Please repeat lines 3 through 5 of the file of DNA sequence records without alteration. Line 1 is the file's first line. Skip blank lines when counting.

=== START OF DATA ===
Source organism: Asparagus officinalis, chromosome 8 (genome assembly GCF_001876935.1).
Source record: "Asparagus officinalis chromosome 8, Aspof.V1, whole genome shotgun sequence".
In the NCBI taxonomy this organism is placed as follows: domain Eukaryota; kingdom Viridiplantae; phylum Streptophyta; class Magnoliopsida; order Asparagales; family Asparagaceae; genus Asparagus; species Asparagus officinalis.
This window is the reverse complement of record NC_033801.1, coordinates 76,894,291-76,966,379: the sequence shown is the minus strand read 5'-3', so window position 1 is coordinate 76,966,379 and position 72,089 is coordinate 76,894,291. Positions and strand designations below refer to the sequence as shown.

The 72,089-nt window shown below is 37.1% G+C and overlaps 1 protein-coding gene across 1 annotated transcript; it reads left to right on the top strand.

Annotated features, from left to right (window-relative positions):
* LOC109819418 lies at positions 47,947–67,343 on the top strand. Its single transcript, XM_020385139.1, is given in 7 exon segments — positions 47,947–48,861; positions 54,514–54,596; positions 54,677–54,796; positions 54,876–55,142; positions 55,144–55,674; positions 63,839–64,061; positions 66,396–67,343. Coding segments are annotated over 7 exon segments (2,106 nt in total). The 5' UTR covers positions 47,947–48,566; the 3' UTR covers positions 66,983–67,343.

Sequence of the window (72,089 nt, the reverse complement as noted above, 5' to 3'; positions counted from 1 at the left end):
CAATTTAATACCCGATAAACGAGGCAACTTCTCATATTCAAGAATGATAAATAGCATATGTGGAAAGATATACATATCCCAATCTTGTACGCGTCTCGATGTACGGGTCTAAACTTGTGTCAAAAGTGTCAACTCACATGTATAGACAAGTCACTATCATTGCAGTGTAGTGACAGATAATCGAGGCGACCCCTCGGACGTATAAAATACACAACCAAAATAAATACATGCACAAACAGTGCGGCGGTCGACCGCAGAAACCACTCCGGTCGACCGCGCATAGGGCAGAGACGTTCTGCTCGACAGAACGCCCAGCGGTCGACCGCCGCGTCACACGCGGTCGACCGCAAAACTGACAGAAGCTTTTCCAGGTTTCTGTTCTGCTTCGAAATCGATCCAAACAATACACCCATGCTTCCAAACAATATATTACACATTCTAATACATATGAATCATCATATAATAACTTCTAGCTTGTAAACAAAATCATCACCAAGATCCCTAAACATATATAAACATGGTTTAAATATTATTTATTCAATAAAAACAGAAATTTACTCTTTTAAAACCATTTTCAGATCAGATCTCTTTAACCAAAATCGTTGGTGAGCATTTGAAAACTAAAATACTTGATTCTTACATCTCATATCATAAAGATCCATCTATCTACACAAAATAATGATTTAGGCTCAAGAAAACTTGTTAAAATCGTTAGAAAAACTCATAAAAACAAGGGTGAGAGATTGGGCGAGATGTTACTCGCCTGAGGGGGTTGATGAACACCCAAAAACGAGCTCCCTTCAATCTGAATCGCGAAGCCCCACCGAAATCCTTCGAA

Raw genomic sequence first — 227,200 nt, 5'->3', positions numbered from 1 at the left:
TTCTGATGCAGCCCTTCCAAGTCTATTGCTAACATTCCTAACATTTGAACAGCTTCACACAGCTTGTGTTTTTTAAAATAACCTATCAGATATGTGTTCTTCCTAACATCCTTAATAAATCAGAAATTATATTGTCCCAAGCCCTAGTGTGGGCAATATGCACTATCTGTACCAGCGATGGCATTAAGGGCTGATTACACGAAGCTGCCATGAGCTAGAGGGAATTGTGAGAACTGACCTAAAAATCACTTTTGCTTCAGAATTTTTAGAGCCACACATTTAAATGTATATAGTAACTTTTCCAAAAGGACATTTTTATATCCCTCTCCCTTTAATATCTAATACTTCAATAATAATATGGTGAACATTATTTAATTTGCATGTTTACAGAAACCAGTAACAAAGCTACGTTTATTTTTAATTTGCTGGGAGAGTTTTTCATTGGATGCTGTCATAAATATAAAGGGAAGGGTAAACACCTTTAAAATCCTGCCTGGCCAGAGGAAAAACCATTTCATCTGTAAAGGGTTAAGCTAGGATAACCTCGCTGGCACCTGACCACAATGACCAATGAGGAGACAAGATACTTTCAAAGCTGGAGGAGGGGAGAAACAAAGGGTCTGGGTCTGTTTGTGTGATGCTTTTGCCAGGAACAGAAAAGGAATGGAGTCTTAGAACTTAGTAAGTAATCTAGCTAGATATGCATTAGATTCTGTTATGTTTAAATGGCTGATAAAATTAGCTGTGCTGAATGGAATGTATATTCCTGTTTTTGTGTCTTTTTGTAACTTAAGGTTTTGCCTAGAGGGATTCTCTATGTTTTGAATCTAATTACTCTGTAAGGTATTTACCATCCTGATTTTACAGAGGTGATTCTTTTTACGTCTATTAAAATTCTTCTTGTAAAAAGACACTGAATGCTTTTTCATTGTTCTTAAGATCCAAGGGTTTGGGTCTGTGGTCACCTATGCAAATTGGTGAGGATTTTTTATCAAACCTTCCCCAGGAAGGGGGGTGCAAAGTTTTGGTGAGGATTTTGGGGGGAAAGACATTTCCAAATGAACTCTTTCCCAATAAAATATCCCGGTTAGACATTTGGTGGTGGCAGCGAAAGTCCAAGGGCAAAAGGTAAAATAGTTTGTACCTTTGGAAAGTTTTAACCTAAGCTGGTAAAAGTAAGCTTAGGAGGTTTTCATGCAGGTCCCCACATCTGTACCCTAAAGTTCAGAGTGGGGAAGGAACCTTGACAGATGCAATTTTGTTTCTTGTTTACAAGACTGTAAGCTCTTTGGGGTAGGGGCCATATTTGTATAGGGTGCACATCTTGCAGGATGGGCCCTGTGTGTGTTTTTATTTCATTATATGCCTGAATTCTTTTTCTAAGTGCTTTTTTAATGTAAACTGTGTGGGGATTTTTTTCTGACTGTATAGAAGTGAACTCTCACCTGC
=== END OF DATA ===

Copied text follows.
In the NCBI taxonomy this organism is placed as follows: domain Eukaryota; kingdom Viridiplantae; phylum Streptophyta; class Magnoliopsida; order Asparagales; family Asparagaceae; genus Asparagus; species Asparagus officinalis.
This window is the reverse complement of record NC_033801.1, coordinates 76,894,291-76,966,379: the sequence shown is the minus strand read 5'-3', so window position 1 is coordinate 76,966,379 and position 72,089 is coordinate 76,894,291. Positions and strand designations below refer to the sequence as shown.

The 72,089-nt window shown below is 37.1% G+C and overlaps 1 protein-coding gene across 1 annotated transcript; it reads left to right on the top strand.